3. The voltage should be about 4-5 Volts. This is needed to power the interface from the serial port. Note: The voltage at the RTS and CTS pins of the DB-9 connector will NEGATIVE when the Com port is inactive (when you are not trying to read or write to the radio with the software). But the voltage will go POSITIVE (about 9V on my PC) when the Com port is active.
Condition RTS/CTS Voltage
Com port idle, not reading/writing radio about -6 to -12V
Com port active, reading/writing radio about +6 to +12V
4. If you don’t have good power here, something is wrong. (This is why I increased R1 resistance from the original schematic – as the original lower value loaded my serial port down too much due to the diode at node 1).
You can power the interface externally: Remove the rts/cts connections from the PC and just power node 1 with a battery or external power supply. This was the main problem I had getting my interface working (besides trying to figure out the pinouts of kenwood jacks).
3. Verify power negative (-) side:
1. With the interface connected to the pc, connect a meter to node 7 (negative terminal of the Cap C2)
2. In the MCP program, do radio->read (you should see “reading data from radio” As it is “trying” to read the radio, quickly check the voltage.
3. The voltage should be negative (more negative than about -5 or -6V) This is needed to generate a negative voltage back to the PC RxD.
4. If this power is good in the previous steps, but the interface still does not work, recheck the interface to make sure everything is wired up correctly including all ground connections, and the pinouts the serial port DB connector. Check all part values and that the polarity of caps is correct, and that NPN and PNP transistor are wired up the correct way.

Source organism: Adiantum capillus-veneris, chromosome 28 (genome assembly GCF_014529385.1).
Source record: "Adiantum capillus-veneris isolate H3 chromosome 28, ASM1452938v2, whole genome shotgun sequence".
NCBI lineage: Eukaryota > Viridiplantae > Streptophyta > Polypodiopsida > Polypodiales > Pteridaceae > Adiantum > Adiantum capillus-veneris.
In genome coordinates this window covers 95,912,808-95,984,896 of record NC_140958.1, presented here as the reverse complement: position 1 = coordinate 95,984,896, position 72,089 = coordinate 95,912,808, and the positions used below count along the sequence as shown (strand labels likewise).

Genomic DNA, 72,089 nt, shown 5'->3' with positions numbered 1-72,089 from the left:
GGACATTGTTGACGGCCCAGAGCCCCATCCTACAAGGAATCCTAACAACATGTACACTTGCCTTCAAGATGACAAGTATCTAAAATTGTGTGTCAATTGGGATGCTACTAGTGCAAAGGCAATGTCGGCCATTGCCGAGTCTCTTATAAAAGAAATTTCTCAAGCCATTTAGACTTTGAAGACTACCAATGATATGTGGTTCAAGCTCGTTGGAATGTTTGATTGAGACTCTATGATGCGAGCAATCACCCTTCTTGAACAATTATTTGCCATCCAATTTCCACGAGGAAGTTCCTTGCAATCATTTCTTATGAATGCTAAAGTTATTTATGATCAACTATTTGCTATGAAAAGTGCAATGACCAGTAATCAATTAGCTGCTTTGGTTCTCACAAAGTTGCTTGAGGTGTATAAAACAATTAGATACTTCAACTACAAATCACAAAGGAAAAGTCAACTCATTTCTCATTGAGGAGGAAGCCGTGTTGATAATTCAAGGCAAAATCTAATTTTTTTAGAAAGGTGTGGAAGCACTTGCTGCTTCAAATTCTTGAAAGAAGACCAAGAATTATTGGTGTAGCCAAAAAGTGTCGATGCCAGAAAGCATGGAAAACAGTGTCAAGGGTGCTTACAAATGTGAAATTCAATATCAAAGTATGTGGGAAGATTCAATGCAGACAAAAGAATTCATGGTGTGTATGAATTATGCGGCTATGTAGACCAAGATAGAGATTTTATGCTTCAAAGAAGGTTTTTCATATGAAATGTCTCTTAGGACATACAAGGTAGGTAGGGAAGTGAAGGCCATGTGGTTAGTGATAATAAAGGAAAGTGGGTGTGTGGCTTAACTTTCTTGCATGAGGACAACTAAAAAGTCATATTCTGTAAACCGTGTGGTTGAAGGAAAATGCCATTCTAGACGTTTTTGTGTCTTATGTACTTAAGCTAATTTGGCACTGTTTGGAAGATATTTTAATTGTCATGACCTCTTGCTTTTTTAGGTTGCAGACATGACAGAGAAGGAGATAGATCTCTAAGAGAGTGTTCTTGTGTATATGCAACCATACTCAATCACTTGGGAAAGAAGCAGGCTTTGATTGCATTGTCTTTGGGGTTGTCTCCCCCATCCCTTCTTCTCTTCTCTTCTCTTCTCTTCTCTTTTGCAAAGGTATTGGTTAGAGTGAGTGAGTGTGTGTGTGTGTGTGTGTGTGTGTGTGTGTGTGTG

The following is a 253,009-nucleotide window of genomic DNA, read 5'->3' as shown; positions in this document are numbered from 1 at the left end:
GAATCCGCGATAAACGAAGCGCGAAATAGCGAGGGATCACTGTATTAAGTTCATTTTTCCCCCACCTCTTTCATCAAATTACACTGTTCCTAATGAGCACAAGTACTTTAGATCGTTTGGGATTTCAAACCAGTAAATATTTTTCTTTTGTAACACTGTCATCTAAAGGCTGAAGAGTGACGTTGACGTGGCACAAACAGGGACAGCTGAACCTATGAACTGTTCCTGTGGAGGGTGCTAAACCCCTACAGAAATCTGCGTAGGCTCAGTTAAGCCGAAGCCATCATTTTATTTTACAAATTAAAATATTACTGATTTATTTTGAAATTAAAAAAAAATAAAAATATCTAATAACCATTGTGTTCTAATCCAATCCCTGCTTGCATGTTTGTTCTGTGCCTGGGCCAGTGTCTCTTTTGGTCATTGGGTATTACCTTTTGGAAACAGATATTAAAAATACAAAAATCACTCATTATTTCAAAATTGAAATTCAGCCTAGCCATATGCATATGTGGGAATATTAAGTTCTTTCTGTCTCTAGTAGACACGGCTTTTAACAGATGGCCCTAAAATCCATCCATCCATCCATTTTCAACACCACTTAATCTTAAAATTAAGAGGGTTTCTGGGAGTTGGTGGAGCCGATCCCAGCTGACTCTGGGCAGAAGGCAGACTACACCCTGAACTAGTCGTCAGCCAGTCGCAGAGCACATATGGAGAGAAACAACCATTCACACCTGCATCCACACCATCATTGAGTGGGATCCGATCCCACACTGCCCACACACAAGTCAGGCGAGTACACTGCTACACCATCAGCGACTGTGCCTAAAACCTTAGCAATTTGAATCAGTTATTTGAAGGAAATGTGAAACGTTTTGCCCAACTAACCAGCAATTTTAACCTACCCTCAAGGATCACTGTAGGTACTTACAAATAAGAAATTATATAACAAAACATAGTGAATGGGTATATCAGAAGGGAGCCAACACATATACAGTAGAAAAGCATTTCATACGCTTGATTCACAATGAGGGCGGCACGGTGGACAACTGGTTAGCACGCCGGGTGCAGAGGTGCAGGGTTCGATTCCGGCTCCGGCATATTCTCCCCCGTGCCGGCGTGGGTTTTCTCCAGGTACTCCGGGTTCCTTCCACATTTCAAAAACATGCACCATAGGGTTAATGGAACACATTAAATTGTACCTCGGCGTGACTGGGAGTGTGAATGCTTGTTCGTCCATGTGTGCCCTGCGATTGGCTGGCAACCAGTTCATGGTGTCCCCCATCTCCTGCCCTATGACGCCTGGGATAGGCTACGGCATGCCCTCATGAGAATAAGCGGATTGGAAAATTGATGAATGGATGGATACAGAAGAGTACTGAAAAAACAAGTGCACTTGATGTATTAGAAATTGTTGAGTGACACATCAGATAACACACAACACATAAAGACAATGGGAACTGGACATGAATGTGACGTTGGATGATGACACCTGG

5. If that does not find any problems, I would then test the interface to be sure it does the correct level-shifting and “inversion” of the levels from the PC (RS-232) to lower-voltage for the Radio. This can be a bit tricky and you need some power supplies and clips to do this, with the interface disconnected from the PC and the Radio. Basically, you want to verify the following:
1. With TXD (out from the radio) = 0V, the RxD to PC should be about 5V
2. With TXD (out from the radio) = 3-5V, the RxD to PC should be between -5V to -12V.
3. With TXD (out from the PC) between -5V to -12V, the RxD to the Radio should be “floating” (Q2 off) (and the weak pullup in radio pulls the node to a logic “high” value)
4. With TXD (out of the PC) > 5V or so, the RxD to Radio should be 0V (Q2 is “on”).
But the catch is that the interface generates the -12V (or so) by the switching on TXD. So you need to fake it out to be sure you have this voltage (which should be there in step 3c) because you don’t have the interface connected to the PC anymore. Otherwise, you won’t get the negative voltage in step 5B.
Programming the TH-G71
See this page for information used to program and control the TH-G71 through a serial port. Serial Port command protocol is provided. This is useful if you are interested in how Kenwood’s MCP memory control program works, or if you are interested in programming the radio using a PC.
Chris Koza email@example.com